And I’m rambling.

This all started with the scarecrow. I picked him up in Cancer Research one Friday evening for a bargain price. As I snapped the lid on the plastic tub that contains the Doctor Who figure collection, making a mental note to do another photo-shoot some time, I noticed that if you were to team him up with one of the Cybermen, and – ooh, I don’t know, the Werewolf from ‘Tooth and Claw’, you’d have the three sidekicks from The Wizard of Oz. And after that, all you really need is Dorothy and Toto.

Casting was the real joy here. Pantomime is a big part of Christmas – at least it is in this country – and The Wizard of Oz is on every holiday, so I took the approach of the Who figures staging their own amateur dramatics production, sort of like the characters in Toy Story: Hawaiian Vacation. There was no question of who to cast as Toto, and with that in mind there was really only one choice for Dorothy (unless I can find a Leela or Romana figure, anyway). Sarah Jane’s a bit long in the tooth here, admittedly, but so was Garland.

The Wizard of Oz features an amusing turn by Frank Morgan, who not only plays the Wizard himself (and his real-world counterpart, Professor Marvel) but also the Emerald City gatekeeper, the cab driver and the weeping sentry outside the Wizard’s inner sanctum. It’s the sort of multi-role casting that Eddie Murphy now seemingly does in every single movie he makes, but in 1939 it worked beautifully – and when it came to casting the Wizard (which obviously has to be the First Doctor, who looks the part), it made sense to cast some of his other regenerations in these supporting roles. The wish-fulfilment scenes of John Barrowman getting run over by the pirate ship / eaten by Joshua’s Playmobil clam were something I stuck in at the last minute when I realised I really wanted to feature Jack, without having anything for him to actually do. (Those familiar with musical theatre will have worked out that he’s singing – or attempting to sing – ‘The Doctor and I’, an adapted version of ‘The Wizard and I’, from Wicked, itself an unofficial prequel to Oz. I love joining up those dots!)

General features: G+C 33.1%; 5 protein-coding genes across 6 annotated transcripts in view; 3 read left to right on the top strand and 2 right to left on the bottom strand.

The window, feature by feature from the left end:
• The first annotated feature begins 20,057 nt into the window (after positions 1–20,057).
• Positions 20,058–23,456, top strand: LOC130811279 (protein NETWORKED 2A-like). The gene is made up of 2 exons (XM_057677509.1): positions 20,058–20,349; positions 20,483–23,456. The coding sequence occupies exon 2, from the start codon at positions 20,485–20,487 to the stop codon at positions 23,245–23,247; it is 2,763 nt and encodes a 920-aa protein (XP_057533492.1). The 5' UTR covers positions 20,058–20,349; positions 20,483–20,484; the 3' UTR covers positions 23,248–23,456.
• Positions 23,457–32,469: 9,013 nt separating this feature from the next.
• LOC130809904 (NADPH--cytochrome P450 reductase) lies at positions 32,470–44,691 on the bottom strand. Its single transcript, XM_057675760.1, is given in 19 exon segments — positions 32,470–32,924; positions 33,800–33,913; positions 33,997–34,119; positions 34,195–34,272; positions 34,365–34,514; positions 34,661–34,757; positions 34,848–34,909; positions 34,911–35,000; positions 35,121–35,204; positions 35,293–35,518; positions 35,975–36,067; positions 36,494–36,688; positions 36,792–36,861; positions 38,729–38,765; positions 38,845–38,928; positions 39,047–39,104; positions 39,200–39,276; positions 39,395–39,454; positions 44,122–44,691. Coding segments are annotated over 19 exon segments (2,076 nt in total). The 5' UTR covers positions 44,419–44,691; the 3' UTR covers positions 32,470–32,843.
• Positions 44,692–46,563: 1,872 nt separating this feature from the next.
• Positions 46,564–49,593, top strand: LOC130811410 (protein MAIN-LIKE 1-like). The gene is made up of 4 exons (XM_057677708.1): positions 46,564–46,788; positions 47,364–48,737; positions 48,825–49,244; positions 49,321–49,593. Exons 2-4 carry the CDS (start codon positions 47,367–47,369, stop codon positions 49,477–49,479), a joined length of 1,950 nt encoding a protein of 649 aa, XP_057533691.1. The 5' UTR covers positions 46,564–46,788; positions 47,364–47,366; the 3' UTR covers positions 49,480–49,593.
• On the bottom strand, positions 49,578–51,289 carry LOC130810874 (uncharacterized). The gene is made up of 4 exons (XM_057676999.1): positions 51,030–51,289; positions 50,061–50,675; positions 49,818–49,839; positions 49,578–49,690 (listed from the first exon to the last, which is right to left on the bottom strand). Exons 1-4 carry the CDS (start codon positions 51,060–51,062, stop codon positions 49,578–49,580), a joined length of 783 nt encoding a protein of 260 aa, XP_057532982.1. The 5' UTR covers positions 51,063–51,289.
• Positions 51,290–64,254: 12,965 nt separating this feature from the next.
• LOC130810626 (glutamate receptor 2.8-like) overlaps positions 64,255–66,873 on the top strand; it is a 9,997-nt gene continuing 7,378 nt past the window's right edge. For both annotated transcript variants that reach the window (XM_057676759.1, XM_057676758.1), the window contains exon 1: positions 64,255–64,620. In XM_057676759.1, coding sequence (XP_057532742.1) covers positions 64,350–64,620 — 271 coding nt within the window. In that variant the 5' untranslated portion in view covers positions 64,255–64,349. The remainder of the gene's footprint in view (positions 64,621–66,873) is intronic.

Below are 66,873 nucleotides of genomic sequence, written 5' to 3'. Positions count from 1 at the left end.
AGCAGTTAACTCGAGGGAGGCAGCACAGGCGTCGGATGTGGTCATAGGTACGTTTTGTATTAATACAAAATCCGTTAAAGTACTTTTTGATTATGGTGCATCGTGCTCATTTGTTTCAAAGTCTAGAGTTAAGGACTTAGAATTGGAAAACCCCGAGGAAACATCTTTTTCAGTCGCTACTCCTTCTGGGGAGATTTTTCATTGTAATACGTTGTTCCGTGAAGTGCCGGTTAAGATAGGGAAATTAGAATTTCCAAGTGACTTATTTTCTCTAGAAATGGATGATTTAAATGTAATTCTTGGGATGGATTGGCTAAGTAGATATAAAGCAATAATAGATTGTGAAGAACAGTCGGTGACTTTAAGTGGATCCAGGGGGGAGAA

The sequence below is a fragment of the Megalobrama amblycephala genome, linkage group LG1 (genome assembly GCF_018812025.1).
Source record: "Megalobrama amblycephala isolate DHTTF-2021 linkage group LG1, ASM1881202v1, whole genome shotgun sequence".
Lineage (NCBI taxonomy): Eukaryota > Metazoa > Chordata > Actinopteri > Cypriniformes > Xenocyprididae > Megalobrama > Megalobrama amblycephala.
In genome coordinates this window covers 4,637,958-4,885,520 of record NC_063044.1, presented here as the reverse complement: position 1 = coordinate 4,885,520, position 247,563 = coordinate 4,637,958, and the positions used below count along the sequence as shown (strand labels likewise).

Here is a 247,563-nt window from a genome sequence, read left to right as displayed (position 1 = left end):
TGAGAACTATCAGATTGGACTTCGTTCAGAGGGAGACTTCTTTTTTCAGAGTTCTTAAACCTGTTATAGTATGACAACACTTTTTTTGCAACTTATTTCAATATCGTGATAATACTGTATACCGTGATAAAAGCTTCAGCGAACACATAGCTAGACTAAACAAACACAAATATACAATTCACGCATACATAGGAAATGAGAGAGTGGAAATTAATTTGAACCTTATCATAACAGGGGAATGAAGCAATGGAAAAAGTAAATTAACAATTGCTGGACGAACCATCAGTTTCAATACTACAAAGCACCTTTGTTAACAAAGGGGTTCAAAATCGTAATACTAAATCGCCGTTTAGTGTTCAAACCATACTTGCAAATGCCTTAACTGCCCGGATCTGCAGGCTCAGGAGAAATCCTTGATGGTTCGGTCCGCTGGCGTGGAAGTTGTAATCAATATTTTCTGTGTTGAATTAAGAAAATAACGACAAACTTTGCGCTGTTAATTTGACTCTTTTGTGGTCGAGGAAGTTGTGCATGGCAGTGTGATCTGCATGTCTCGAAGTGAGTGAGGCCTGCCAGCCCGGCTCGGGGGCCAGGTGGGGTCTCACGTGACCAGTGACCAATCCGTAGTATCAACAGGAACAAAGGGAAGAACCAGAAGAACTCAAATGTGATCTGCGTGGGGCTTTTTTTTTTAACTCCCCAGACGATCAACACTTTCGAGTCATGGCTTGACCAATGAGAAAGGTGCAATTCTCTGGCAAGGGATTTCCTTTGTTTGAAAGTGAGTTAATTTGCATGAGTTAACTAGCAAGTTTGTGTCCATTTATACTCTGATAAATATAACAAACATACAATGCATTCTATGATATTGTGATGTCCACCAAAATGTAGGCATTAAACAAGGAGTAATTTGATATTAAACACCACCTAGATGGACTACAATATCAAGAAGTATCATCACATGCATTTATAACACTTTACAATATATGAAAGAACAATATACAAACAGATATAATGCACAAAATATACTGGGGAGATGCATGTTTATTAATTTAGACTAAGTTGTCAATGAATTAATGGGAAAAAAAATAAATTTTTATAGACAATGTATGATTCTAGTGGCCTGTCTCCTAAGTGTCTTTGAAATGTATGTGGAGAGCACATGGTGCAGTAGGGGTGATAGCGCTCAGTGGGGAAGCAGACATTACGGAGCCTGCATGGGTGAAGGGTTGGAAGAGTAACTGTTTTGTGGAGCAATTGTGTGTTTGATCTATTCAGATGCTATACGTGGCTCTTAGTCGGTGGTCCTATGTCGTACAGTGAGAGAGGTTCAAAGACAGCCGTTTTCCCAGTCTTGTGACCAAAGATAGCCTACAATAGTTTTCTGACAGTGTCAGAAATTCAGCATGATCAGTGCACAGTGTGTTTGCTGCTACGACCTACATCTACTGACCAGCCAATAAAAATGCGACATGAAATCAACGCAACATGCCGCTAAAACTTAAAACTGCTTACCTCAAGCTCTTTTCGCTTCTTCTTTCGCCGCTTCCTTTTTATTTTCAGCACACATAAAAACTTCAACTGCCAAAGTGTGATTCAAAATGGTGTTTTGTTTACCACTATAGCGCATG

MGM are notoriously hot on copyright when it comes to The Wizard of Oz. They allow for short scenes on YouTube, but will block certain iconic moments (like Dorothy’s arrival in Munchkinland) and I read of several people who had seen videos deleted or audio disabled because it infringed copyright. So I took no chances and stuck instead to a four-minute summary of the entire film, in short bursts that tell the story (sans music) without ever telling too much of it at once. The result is a video that jumps all over the place, but it works, more or less.

I shot this over an evening and a morning, and then it was just a question of synching the photos with the narrative. I didn’t feel confident enough to venture into stop motion on this occasion, so you’re stuck with the pictures, but they do – wherever possible – mimic the positioning of the actors in the film. The sets are dreadful, of course, but I was working with Duplo and Playmobil. Likewise the lighting is second-rate – if I’m going to start doing this properly I really ought to invest in a decent studio area with spot lamps, but at least you can see it.

It’s the credit visuals I’m quite pleased with. Here they are again, without all those words getting in the way.

The scarecrow, as a friend of mine pointed out, is a surprisingly good breakdancer. Who knew?